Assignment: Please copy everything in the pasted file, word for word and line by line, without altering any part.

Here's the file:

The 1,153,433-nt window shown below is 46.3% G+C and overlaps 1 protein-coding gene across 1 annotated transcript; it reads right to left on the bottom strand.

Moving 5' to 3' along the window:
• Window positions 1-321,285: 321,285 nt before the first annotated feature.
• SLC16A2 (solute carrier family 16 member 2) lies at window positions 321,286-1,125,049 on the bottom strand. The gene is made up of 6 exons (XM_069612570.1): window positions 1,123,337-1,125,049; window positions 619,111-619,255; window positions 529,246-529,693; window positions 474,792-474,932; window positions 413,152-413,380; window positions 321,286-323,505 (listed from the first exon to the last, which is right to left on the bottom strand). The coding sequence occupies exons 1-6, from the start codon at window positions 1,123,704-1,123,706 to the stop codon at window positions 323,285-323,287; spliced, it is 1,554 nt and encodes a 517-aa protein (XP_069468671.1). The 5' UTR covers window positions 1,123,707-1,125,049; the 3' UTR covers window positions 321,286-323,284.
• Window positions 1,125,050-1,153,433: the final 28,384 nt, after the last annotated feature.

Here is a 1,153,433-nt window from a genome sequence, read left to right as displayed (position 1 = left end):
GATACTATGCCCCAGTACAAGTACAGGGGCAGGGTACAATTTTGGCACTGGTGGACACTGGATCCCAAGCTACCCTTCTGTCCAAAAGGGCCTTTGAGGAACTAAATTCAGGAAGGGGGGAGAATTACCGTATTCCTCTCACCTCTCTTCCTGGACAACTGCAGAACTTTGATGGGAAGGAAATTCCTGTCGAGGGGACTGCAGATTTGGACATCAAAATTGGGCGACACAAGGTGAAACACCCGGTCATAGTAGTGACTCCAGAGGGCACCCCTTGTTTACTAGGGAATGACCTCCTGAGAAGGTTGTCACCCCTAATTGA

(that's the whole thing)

The 1,153,433-nt window shown below is 46.3% G+C and overlaps 1 protein-coding gene across 1 annotated transcript; it reads right to left on the bottom strand.

Moving 5' to 3' along the window:
• Window positions 1-321,285: 321,285 nt before the first annotated feature.
• SLC16A2 (solute carrier family 16 member 2) lies at window positions 321,286-1,125,049 on the bottom strand. The gene is made up of 6 exons (XM_069612570.1): window positions 1,123,337-1,125,049; window positions 619,111-619,255; window positions 529,246-529,693; window positions 474,792-474,932; window positions 413,152-413,380; window positions 321,286-323,505 (listed from the first exon to the last, which is right to left on the bottom strand). The coding sequence occupies exons 1-6, from the start codon at window positions 1,123,704-1,123,706 to the stop codon at window positions 323,285-323,287; spliced, it is 1,554 nt and encodes a 517-aa protein (XP_069468671.1). The 5' UTR covers window positions 1,123,707-1,125,049; the 3' UTR covers window positions 321,286-323,284.
• Window positions 1,125,050-1,153,433: the final 28,384 nt, after the last annotated feature.

Here is a 1,153,433-nt window from a genome sequence, read left to right as displayed (position 1 = left end):
GATACTATGCCCCAGTACAAGTACAGGGGCAGGGTACAATTTTGGCACTGGTGGACACTGGATCCCAAGCTACCCTTCTGTCCAAAAGGGCCTTTGAGGAACTAAATTCAGGAAGGGGGGAGAATTACCGTATTCCTCTCACCTCTCTTCCTGGACAACTGCAGAACTTTGATGGGAAGGAAATTCCTGTCGAGGGGACTGCAGATTTGGACATCAAAATTGGGCGACACAAGGTGAAACACCCGGTCATAGTAGTGACTCCAGAGGGCACCCCTTGTTTACTAGGGAATGACCTCCTGAGAAGGTTGTCACCCCTAATTGA